To determine the proper sample size of a large population (such as 1.9 million species), using a confidence level of 99% and a confidence interval or 3%, you only need a sample size of 1,847, which is far less than 2.7%. Even if there were 1.9 quadrillion species taken into account, that number only increases to 1,849. This is textbook statistics. This would be a stratified sampling. 2.7% surveyed is likely well-stratified.

There is a calculator at that you can use to verify this.

RE: Wait, what?
By rcc on 3/3/11, Rating: 0
RE: Wait, what?
By Laitainion on 3/3/2011 6:34:33 PM , Rating: 2
The key missing element is that the sample has to be randomly selected from the total population being measured. That means to do a statistical representation of the US you'd need to randomly select that 2000 people from anyway in the US.

If they're all from that city centre then the conclusion is relevant for that city and not valid at all as they were unlikely to be selected at random.

RE: Wait, what?
By TheBaker on 3/4/2011 3:08:07 AM , Rating: 3
Right, and the 2.7% of species are from places that we can easily access, meaning places affected by us. Of course the extinction rate will be higher in places inhabited by a vast population of apex predators (that would be us humans).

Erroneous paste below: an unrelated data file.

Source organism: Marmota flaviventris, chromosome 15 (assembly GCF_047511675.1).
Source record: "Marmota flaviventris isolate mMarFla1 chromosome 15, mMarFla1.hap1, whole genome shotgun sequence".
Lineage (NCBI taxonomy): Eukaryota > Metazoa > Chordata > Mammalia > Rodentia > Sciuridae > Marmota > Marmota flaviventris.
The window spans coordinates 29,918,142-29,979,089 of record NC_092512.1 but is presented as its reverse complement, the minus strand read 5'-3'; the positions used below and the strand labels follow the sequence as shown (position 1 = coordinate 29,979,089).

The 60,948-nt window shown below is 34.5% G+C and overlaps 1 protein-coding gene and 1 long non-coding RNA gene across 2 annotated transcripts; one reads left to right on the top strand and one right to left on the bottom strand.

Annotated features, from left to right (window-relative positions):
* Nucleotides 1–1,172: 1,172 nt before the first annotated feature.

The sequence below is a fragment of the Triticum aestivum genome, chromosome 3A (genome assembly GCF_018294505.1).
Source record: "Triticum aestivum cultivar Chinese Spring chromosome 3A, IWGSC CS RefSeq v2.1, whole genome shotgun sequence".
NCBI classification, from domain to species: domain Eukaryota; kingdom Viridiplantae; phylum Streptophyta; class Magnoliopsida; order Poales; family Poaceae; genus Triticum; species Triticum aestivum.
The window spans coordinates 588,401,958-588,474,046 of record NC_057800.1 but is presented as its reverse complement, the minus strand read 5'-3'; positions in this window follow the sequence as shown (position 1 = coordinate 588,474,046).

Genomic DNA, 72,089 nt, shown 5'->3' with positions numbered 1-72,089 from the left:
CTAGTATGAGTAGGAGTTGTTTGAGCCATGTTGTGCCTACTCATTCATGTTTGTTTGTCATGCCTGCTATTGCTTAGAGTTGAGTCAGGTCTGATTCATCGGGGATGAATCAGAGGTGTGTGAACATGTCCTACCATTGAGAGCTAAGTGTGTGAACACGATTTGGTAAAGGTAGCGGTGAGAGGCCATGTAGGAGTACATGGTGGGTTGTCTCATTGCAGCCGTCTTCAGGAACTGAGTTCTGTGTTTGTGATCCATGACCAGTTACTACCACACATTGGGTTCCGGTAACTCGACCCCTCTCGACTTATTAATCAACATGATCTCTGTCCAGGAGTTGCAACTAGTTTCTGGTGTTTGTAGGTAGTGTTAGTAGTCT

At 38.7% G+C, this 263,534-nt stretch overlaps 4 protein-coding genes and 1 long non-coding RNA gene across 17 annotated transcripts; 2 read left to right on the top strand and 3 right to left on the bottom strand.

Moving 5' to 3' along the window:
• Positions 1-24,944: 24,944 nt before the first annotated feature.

Give me extinction rates for the Congo, the Amazon, the Pacific floor, beneath the arctic ice, etc. Until those are added in, the study needs to be amended to "mass extinction of critters that try to compete with humans for living space."

RE: Wait, what?
By probedb on 3/4/2011 6:47:28 AM , Rating: 4
Just because somewhere is remote doesn't mean we have no effect on it.

RE: Wait, what?
By SPOOFE on 3/6/2011 7:34:48 PM , Rating: 2
But a given remote area is less likely to be affected, or affected to a diminished extent.

Of course, this is mitigated somewhat by the fact that many remote areas (the South Pole, the Sahara, etc.) probably have less biodiversity.

RE: Wait, what?
By Strunf on 3/4/2011 8:02:27 AM , Rating: 3
With the exception of the deep ocean every place on earth is of easy access... the Amazon may look quite empty of humans but there's still some human activity there, miners, woodcutters, farmers and so on, they all exploit the amazon very often without any regards for the environment.

RE: Wait, what?
By SPOOFE on 3/6/2011 7:36:16 PM , Rating: 2
With the exception of the deep ocean every place on earth is of easy access

Tell that to Siberia.

RE: Wait, what?